Instant runoff, approval voting, and the status quo

(A guest post by Roberto Silvers)

After much squabbling, the Venezuelan opposition coalition has decided to hold its presidential primary elections on February 12, 2012. While this date is three months later than a majority of opposition voters and likely candidates would like, it is a fine date for the primary.

The National Electoral Council could call for presidential elections anywhere between July and December 2012. If the opposition exercises adequate planning, the selected candidate will be prepared to put up a competitive fight in national elections against current President Hugo Chávez.

The date, however, is only the beginning of several major decisions facing opposition leadership in the coming days and months. In light of this, I think the opposition should seriously consider using Instant Run-Off or Approval Voting (votación multiple) in the primary election.

Instant Runoff vs. Approval Voting

Given that the pool of opposition presidential candidates is very large as well as diverse, it is essential that the Democratic Unity Table (Mesa de la Unidad Democrática, MUD) implement a “multiple voting” (votación multiple) system for its primary election. “Multiple voting” allows voters to select more than one candidate, thereby eliminating the natural limitations and dangers of “simple voting”. Without “multiple voting”, it is likely that the opposition primary will select the “least-worst” candidate, but not the one most qualified and most likely to beat Chávez.

“Multiple voting” allows the benefits of a run-off (segunda vuelta) election without the cost of actually holding a second election. “Multiple voting” has also been endorsed by the civil society organization Súmate and Clay Shentrup of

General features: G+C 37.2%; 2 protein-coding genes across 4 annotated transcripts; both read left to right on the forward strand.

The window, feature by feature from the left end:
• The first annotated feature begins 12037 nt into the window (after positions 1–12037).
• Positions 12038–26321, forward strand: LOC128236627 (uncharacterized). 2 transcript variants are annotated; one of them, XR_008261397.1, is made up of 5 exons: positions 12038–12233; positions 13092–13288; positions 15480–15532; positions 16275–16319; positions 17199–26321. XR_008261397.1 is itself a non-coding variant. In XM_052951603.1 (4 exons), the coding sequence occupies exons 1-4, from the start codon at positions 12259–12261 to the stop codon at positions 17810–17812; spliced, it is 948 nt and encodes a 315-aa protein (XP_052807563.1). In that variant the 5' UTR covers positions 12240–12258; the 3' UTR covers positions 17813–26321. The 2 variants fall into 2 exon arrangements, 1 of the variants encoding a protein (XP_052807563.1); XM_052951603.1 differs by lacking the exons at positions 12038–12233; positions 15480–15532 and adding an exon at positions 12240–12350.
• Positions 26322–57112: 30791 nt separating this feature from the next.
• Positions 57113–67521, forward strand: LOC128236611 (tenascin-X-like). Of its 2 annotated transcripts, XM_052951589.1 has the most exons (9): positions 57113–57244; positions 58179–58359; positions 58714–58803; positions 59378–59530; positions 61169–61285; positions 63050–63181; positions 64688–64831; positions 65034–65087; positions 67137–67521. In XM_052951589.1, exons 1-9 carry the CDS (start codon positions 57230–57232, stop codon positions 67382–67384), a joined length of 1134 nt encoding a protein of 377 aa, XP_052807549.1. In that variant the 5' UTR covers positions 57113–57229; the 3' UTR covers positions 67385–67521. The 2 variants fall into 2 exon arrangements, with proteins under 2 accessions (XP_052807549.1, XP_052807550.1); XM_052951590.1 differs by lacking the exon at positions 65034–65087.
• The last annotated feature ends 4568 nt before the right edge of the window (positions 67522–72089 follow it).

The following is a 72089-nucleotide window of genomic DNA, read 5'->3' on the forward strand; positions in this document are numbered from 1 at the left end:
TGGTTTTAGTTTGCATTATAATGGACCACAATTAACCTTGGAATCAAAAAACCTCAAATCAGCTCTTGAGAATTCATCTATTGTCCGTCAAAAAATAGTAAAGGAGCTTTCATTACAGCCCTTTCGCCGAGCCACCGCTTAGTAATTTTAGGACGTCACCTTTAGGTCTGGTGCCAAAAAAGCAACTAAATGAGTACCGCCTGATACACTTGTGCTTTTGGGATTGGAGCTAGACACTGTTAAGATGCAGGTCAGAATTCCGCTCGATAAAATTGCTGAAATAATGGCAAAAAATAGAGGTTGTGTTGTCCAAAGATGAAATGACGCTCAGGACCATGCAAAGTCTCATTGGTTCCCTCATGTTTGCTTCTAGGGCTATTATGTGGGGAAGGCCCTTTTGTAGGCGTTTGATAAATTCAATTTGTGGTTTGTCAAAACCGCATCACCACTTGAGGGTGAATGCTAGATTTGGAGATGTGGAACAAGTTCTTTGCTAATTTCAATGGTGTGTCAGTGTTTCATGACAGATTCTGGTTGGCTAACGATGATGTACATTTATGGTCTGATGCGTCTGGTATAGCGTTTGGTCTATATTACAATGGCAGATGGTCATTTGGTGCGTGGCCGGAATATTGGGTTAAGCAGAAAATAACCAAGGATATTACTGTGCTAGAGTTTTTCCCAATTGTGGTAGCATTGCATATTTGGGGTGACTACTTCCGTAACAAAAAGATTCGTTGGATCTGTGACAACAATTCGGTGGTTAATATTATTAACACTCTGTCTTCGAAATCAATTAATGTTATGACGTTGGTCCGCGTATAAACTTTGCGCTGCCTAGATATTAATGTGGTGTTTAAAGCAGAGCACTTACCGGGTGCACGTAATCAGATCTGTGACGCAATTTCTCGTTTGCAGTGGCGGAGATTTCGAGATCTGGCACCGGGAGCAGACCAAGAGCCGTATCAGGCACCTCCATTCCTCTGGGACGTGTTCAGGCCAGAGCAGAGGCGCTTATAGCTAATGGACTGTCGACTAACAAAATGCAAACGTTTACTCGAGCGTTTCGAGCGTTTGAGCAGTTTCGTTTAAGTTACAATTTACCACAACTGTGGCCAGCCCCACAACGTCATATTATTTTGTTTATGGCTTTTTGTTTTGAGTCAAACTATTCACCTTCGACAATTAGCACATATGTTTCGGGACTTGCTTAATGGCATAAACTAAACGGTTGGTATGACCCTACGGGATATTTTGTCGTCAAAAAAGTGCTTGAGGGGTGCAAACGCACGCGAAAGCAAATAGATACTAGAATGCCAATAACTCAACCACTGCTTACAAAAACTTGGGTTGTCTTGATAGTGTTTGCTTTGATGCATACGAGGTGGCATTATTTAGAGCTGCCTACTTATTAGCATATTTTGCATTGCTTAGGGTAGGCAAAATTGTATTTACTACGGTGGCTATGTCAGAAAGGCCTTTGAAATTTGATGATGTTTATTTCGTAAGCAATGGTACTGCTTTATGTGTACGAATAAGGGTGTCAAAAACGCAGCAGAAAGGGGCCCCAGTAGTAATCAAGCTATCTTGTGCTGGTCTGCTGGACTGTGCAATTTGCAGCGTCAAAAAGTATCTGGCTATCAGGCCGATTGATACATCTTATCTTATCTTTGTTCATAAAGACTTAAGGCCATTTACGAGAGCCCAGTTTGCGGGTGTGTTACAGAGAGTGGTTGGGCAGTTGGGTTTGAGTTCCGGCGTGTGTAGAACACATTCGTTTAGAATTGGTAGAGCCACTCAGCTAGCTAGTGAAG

There are essentially two “multiple voting” options: Instant Runoff Voting (IRV) and Approval Voting. IRV most closely replicates a second round election, but brings with it additional problems. Approval Voting is much simpler for the voter and easier to implement for election authorities.

Instant Runoff Voting (IRV)

  1. Each voter ranks candidates in order of preference. “1″ for my favorite candidate, “2″ for my second-favorite, etc.
  2. To calculate a winner, “1″ votes are counted first.
  3. If the winner does not receive more than 50%, “2″ votes are also counted.
  4. If the winner still does not have 50%, “3″ votes are counted.

As you can see, the IRV system is somewhat complicated to understand, and shares some drawbacks with “simple voting” systems.

Approval Voting

  1. Each voter votes for all the candidates s/he likes.
  2. The candidate receiving the most votes is the winner.

Approval Voting is much more straightforward. In addition, Approval Voting has the advantage of being able to utilize existing ballots and electronic voting machines. With IRV, on the other hand, the machines would need reprogramming to read number rankings.

In terms of voter preference, one can easily see how Approval Voting more closely represents the will of the people. Imagine two types of voters: 1) dedicated Capriles supporters who hate the other candidates; and 2) opposition voters who like Capriles, López and Machado equally. Approval Voting allows Voter #1 to vote for just one candidate while Voter #2 is able to vote for three.

The Perú Example

Imagine, for example, what the results of the Perú first-round presidential election would have looked like if Approval Voting had been utilized. Would Luis Castañeda, Pedro Pablo Kuczynski and Alejandro Toledo have cancelled each other out in the same fashion? Could Approval Voting have prevented Peruvians from being faced with the much-lamented Fujimori-Humala decision in the second-round?

Translate that to the current crop of candidates and you can see the danger for the opposition. Imagine the candidates are Capriles, Lopez, Machado, and Ledezma. In such a diverse field, there is a real danger that the vote for young moderates is split, while the votes for the dinosaurs representing the opposition’s old guard is consolidated.

In “simple voting” systems with a wide range of candidates, extremist and polarizing candidates are rewarded. With Approval Voting, consensus builders and unifying leaders are more likely to prevail. Which of these two types of leaders would best represent the Venezuelan electorate as a candidate in the 2012 presidential elections?

Roberto Silvers is a US American living, working and writing about politics, democracy and culture in Caracas, Venezuela. He has a blog and a comedy news show. Follow him on Twitter.